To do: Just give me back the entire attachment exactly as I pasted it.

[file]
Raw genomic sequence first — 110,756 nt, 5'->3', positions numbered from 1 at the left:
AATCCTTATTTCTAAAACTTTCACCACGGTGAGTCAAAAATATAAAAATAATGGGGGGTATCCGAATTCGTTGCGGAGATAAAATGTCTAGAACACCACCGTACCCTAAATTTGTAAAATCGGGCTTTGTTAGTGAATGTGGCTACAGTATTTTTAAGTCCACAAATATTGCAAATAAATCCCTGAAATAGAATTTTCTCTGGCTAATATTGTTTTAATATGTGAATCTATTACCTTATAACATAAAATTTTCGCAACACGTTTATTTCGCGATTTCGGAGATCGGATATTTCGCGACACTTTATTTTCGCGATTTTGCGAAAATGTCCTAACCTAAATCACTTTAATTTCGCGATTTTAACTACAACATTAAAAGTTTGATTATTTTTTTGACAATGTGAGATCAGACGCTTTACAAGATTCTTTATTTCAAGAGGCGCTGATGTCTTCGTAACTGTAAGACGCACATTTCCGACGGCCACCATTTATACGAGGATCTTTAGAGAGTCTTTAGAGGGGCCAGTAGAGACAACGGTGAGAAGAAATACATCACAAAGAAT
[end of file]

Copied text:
Raw genomic sequence first — 110,756 nt, 5'->3', positions numbered from 1 at the left:
AATCCTTATTTCTAAAACTTTCACCACGGTGAGTCAAAAATATAAAAATAATGGGGGGTATCCGAATTCGTTGCGGAGATAAAATGTCTAGAACACCACCGTACCCTAAATTTGTAAAATCGGGCTTTGTTAGTGAATGTGGCTACAGTATTTTTAAGTCCACAAATATTGCAAATAAATCCCTGAAATAGAATTTTCTCTGGCTAATATTGTTTTAATATGTGAATCTATTACCTTATAACATAAAATTTTCGCAACACGTTTATTTCGCGATTTCGGAGATCGGATATTTCGCGACACTTTATTTTCGCGATTTTGCGAAAATGTCCTAACCTAAATCACTTTAATTTCGCGATTTTAACTACAACATTAAAAGTTTGATTATTTTTTTGACAATGTGAGATCAGACGCTTTACAAGATTCTTTATTTCAAGAGGCGCTGATGTCTTCGTAACTGTAAGACGCACATTTCCGACGGCCACCATTTATACGAGGATCTTTAGAGAGTCTTTAGAGGGGCCAGTAGAGACAACGGTGAGAAGAAATACATCACAAAGAAT